Studies on the Plasticity of Dormancy and on Aging in Switchgrass Seeds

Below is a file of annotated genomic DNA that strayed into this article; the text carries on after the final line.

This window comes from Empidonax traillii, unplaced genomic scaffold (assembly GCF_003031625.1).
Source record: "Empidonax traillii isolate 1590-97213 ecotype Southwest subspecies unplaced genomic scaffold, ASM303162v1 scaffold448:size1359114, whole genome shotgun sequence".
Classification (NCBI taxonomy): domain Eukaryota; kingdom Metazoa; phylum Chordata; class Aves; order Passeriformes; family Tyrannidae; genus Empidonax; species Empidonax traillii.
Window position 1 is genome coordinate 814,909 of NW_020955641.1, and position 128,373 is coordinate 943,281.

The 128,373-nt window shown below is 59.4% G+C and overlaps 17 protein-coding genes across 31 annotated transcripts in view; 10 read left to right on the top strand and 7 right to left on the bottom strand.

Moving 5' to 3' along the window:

The dormancy of switchgrass (Panicum virgatum L.) seeds may be broken by a variety of treatments, including after-ripening and stratification. This study was conducted to investigate and characterize more systematically factors affecting both after-ripening and stratification effectiveness, and the aging that can occur concomitantly with after-ripening. More than one year of after-ripening at ambient temperature and humidity was necessary for germination of newly harvested seeds to increase from as low as 5% to around 80%. After-ripening was not accelerated at temperatures above ambient for seeds stored in paper bags, which permitted the loss of seed moisture at the increased temperatures. Both after-ripening and aging accelerated with increases in temperature (5 to 60°C) and seed moisture content (50 to 130 g kg⁻¹), except that there was evidence of a moisture optimum for after-ripening that shifted downward as temperature increased. For many seedlots, storage at 60°C and 50 g kg⁻¹ seed moisture content for about 1 mo broke most of the dormancy and resulted in acceptably low numbers of abnormal (aged) seedlings. Decreases in germinability caused by post-stratification drying of switchgrass seeds (described herein as "reversion", in which the reverted seeds could be made germinable again by further stratification) increased as the desiccation increased. Revertibility decreased as stratification or after-ripening time increased. Stratification and after-ripening worked additively to release switchgrass seeds from dormancy. Reversion (germination with stratification minus germination after stratification followed by drying) may reveal seedlot differences and changes over time and moisture content that can not be seen otherwise. Imbibed, dormant seeds placed at 21 or 30°C were induced into deeper dormancy, as indicated by length of stratification needed to break the dormancy. Dormancy deepened more as storage temperature and time increased for imbibed seeds. There are transitional temperature and seed moisture ranges where opposing processes (aging vs. after-ripening, stratification vs. dormancy deepening) appeared to overlap or surpass one another. Switchgrass seeds, either on a single seed level, or on the population level, responded continuously to changing temperature and moisture conditions. Less aging was observed for switchgrass seeds stored in N₂. After-ripening of switchgrass seemed not to be influenced by N₂ or air. In sum, switchgrass is revealed to be remarkably plastic in its ability to move toward both greater germinability and greater dormancy.